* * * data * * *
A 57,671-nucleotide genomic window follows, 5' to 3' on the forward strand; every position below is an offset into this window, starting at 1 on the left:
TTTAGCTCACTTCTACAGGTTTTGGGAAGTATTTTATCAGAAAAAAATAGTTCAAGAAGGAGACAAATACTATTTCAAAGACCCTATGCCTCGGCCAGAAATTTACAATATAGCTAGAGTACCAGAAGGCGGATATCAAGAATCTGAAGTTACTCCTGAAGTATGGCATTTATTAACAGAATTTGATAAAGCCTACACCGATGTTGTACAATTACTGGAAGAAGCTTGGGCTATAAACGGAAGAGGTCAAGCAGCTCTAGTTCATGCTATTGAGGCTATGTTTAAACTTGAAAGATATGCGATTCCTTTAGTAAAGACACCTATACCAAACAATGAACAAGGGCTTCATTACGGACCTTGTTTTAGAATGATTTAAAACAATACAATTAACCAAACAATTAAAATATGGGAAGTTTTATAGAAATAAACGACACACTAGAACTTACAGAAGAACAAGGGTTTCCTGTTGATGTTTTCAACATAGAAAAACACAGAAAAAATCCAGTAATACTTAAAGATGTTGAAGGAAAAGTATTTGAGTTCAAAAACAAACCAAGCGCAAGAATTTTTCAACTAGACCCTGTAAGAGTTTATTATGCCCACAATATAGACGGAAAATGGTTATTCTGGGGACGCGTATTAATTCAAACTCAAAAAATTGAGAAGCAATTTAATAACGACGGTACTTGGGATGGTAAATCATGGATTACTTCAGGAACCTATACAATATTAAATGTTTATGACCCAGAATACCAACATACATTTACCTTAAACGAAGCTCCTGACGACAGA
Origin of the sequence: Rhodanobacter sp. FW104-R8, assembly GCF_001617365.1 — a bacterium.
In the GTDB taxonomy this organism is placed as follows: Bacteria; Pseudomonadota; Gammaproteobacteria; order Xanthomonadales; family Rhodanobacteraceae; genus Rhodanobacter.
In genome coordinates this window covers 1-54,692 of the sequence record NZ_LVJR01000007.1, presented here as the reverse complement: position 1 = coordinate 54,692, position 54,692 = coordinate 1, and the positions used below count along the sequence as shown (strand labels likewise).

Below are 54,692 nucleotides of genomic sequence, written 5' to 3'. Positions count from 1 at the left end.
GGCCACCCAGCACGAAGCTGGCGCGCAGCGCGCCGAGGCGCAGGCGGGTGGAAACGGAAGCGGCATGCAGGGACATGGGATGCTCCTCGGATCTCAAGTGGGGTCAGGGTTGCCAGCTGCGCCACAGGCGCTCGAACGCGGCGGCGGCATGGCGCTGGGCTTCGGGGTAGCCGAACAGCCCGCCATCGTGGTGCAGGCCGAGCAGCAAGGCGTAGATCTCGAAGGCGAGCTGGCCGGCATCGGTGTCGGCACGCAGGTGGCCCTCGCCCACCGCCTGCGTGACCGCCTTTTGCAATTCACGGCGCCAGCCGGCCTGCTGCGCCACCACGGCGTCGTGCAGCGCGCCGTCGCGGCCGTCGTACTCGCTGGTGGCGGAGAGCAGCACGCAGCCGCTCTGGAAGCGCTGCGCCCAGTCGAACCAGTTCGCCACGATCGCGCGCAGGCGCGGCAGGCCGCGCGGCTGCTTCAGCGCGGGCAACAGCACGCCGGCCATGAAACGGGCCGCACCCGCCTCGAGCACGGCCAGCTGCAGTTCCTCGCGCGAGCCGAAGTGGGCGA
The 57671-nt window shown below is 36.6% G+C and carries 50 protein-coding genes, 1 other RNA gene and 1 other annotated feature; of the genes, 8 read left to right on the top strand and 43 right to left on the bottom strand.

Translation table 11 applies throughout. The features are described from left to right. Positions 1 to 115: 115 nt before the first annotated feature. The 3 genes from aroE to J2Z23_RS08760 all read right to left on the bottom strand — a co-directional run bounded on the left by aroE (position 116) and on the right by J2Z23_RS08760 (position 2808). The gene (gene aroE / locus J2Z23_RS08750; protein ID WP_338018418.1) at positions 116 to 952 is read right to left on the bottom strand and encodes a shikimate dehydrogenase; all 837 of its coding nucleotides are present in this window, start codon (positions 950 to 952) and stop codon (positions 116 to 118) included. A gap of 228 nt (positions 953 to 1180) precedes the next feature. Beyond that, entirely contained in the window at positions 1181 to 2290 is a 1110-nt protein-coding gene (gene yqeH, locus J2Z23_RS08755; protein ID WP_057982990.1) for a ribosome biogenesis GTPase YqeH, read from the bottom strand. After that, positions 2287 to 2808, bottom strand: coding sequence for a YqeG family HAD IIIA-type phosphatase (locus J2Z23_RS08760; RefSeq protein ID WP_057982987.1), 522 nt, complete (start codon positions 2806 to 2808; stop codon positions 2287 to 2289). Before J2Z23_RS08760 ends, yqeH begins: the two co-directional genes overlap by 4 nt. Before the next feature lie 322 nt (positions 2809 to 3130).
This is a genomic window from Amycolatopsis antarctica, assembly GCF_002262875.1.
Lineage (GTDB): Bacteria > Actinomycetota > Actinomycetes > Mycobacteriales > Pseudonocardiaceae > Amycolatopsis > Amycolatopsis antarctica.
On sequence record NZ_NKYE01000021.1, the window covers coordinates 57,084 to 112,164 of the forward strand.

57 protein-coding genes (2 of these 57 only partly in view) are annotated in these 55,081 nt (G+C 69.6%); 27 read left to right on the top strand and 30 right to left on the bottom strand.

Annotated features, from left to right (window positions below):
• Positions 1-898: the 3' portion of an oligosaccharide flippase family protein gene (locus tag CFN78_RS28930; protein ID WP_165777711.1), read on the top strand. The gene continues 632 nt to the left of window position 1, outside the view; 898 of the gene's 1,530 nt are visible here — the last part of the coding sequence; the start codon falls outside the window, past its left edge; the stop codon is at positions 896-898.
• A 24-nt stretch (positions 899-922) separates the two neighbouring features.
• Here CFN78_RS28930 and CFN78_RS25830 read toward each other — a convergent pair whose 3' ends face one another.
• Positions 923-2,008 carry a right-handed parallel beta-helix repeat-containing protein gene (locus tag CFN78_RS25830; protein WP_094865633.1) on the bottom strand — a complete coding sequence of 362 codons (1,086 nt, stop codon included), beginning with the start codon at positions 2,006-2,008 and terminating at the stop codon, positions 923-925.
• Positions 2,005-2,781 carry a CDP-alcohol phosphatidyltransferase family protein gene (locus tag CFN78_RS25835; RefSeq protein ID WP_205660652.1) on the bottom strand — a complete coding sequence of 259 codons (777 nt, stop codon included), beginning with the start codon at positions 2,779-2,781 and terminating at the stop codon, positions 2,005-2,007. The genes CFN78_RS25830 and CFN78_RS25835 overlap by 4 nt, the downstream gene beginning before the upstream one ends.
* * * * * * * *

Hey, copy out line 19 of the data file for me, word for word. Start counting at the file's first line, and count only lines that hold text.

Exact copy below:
• Positions 2,005-2,781 carry a CDP-alcohol phosphatidyltransferase family protein gene (locus tag CFN78_RS25835; RefSeq protein ID WP_205660652.1) on the bottom strand — a complete coding sequence of 259 codons (777 nt, stop codon included), beginning with the start codon at positions 2,779-2,781 and terminating at the stop codon, positions 2,005-2,007. The genes CFN78_RS25830 and CFN78_RS25835 overlap by 4 nt, the downstream gene beginning before the upstream one ends.